I often work with clients who come to me frustrated, lamenting their lack of ability to stick to a budget or savings plan. Perhaps they’ve been trying for years to build up emergency savings or retirement funds, only to find themselves continuing to live paycheck to paycheck or building up debt to cover their expenses.
They share years of best-laid-plans, and they’ve even tried incorporating tools like budgeting software or spreadsheets. Perhaps they are not in real financial trouble yet, but they might be one unexpected expense away from it.
Do they simply lack will-power, grit, or the financial savvy to make it work? Generally, I think there are actually more significant factors at work. The two I see the most often are a repeated cycle of getting stuck in the planning phase, and people trying to force themselves into extremely rigid financial plans that leave no room for the flexibility required to approach an ever-changing life.
I went to college with a woman who would consolidate all of her assignments from every class she was in each semester into one massive, Pinterest-worthy, color-coded calendar. She seemed exceptionally well prepared for the semester, while I spent the semester shuffling through syllabi trying to figure out what was due that week. But as the semester wore on, I noticed that she rarely did any of the reading required for class, and frequently turned in assignments late. She spent hours planning and organizing the perfect semester, but the work never got done.
Planning has a certain allure. We can envision how awesome we are going to be at something without actually having to do it. It’s often more fun to plan and fantasize than it is to actually do the work our plan entails. Planning feels productive (and to a certain extent it can be), but it’s also a tactic we use to delay actually starting what’s likely to be a tough, habit-changing venture.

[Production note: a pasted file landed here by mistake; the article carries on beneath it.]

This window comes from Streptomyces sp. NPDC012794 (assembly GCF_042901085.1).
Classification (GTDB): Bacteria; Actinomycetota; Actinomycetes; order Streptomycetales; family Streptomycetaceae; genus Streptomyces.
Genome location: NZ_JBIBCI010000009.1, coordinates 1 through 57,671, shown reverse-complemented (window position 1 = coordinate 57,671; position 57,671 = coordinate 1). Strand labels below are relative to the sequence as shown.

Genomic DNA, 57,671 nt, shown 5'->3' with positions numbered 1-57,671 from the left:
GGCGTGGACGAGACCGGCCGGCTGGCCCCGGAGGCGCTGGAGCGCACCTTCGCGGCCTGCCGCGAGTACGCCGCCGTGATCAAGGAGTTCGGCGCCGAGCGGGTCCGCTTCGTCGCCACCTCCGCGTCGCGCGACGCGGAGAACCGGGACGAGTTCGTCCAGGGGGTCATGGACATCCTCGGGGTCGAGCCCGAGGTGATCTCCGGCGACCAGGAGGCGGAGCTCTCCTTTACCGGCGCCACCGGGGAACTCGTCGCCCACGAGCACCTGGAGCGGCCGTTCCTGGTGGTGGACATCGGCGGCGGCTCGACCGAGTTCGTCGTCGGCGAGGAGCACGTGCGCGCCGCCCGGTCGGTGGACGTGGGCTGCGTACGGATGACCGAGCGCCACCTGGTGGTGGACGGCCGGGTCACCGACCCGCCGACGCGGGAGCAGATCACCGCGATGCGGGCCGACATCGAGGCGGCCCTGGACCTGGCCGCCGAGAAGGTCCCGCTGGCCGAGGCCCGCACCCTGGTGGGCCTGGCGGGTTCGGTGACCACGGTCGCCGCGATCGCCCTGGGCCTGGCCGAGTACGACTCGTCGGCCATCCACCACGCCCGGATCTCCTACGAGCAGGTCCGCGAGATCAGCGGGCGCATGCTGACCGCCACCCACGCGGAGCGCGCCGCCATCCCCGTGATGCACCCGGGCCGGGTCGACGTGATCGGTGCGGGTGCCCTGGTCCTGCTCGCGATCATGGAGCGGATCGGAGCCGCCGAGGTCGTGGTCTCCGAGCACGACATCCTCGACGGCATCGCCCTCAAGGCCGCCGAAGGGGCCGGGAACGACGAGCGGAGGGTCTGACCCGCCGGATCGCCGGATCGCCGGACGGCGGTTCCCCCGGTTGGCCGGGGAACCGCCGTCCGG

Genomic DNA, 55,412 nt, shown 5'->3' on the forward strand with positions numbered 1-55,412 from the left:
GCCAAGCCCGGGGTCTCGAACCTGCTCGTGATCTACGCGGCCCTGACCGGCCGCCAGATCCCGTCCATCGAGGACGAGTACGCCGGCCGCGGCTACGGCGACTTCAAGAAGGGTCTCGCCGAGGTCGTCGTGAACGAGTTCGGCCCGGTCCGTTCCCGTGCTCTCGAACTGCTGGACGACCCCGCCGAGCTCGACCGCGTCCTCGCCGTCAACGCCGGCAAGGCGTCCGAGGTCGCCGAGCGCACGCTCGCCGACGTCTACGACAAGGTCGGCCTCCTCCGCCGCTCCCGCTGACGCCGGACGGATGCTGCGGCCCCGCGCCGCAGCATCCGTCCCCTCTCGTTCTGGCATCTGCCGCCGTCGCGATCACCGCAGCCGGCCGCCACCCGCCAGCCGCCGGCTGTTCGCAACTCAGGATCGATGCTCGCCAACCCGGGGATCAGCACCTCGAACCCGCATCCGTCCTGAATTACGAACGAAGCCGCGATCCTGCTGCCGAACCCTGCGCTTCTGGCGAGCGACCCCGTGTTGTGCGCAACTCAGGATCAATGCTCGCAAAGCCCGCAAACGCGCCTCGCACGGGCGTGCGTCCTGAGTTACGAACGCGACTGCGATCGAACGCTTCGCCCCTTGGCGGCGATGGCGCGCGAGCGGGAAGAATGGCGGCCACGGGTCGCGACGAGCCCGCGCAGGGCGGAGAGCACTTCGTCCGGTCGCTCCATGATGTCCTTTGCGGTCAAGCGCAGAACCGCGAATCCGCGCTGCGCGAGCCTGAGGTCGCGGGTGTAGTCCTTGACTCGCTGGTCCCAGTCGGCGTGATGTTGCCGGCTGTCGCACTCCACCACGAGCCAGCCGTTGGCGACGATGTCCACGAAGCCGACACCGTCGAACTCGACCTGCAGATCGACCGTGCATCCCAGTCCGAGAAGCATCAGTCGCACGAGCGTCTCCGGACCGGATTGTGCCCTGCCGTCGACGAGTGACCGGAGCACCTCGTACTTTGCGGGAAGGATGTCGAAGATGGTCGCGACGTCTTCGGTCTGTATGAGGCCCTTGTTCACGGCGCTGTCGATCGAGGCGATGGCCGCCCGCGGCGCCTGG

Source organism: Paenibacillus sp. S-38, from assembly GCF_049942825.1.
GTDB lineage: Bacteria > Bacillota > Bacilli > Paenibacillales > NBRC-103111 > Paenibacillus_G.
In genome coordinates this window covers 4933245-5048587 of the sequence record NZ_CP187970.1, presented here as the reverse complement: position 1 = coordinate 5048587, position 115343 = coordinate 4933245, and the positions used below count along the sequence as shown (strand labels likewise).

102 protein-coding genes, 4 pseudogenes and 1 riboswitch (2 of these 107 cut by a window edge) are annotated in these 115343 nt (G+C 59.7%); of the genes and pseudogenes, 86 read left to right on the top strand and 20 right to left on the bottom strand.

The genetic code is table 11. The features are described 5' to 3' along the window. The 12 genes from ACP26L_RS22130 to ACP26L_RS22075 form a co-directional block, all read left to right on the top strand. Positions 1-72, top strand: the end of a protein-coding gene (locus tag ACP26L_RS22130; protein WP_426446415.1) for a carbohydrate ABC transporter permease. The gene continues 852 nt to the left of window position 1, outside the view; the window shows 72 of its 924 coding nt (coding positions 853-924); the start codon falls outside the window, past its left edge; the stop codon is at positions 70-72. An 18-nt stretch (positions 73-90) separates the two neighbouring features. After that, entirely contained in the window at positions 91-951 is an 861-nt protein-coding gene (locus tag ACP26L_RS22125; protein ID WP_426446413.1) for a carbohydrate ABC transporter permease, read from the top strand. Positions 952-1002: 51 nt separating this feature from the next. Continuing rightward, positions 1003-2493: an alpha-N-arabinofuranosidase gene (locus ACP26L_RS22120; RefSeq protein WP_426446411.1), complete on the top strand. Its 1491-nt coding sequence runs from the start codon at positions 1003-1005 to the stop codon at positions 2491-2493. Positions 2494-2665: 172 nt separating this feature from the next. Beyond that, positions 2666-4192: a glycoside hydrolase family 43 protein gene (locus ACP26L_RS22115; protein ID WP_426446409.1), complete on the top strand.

Lack of Flexibility
I’m a casual budgeter—the type who occasionally jots down my income and expenses on the back of a used envelope as I’m paying bills or planning for a big expenditure and trying to see what it would take to swing it financially. Sure, I’ve tried apps that track my spending, but it’s just not really my thing. I’ve actually never had a spreadsheet that shows down to the last detail what I’m going to spend and where because that’s never been very helpful for me. But I could also tell you how much money I have, where it’s coming from, and where it’s going because I interact with it and pay attention to it regularly.
Really rigid structures work well for some people, but they aren’t for everyone, and they don’t work well for me. Typically, the more rigid a plan is, the more likely it is to make me feel like a failure, and the end result is that I lose my momentum to keep going. In fact, the more spreadsheet-oriented and rule-bound my finances become, the more likely I am to work against, rather than towards my goals.
Is There Another Way?
For me, the most impactful thing I ever did for myself financially was developing an question that forced me to evaluate the trade offs I was making in even the smallest decisions. It also keeps me present in my financial goals, creating a reason for me to think about them multiple times each day. “Is _____________ more important than ___________?” I push myself to ask this question before making any decision about how to spend my time, my money, or my energy.
- Is ordering pizza tonight more important than taking a vacation this spring?
- Is checking Facebook more important than getting 7 hours of sleep tonight?
- Is financial security more important than flexibility and freedom in the work that I do?
- Is taking a nap more important than going for a walk?
- Is owning a luxury car today more important than being able to retire at 55?
There isn’t necessarily a right answer to these questions. In fact, depending on the day, the answer to the same question might be different. If I feel like I might be coming down with the flu or I only got a few hours of sleep the night before, a nap might be way more important than going for a walk. But if I’m just feeling a little worn out from a long day at work, a walk is going to win out for me.
It’s not about being right, it’s about evaluating, every time you make a decision, what you’re giving up by making that decision. Is it worth it?
Your time, your energy, and your money aren’t things that are happening around you or to you. Instead, they are things you are actively making decisions about all the time. It doesn’t require a spreadsheet or a color-coded calendar telling you when your assignments are due, but it does put you in the thick of it, on good days and bad, and forces you to replace the auto pilot of old habits with a conscious choice-making activity about where you are spending your most valuable resources.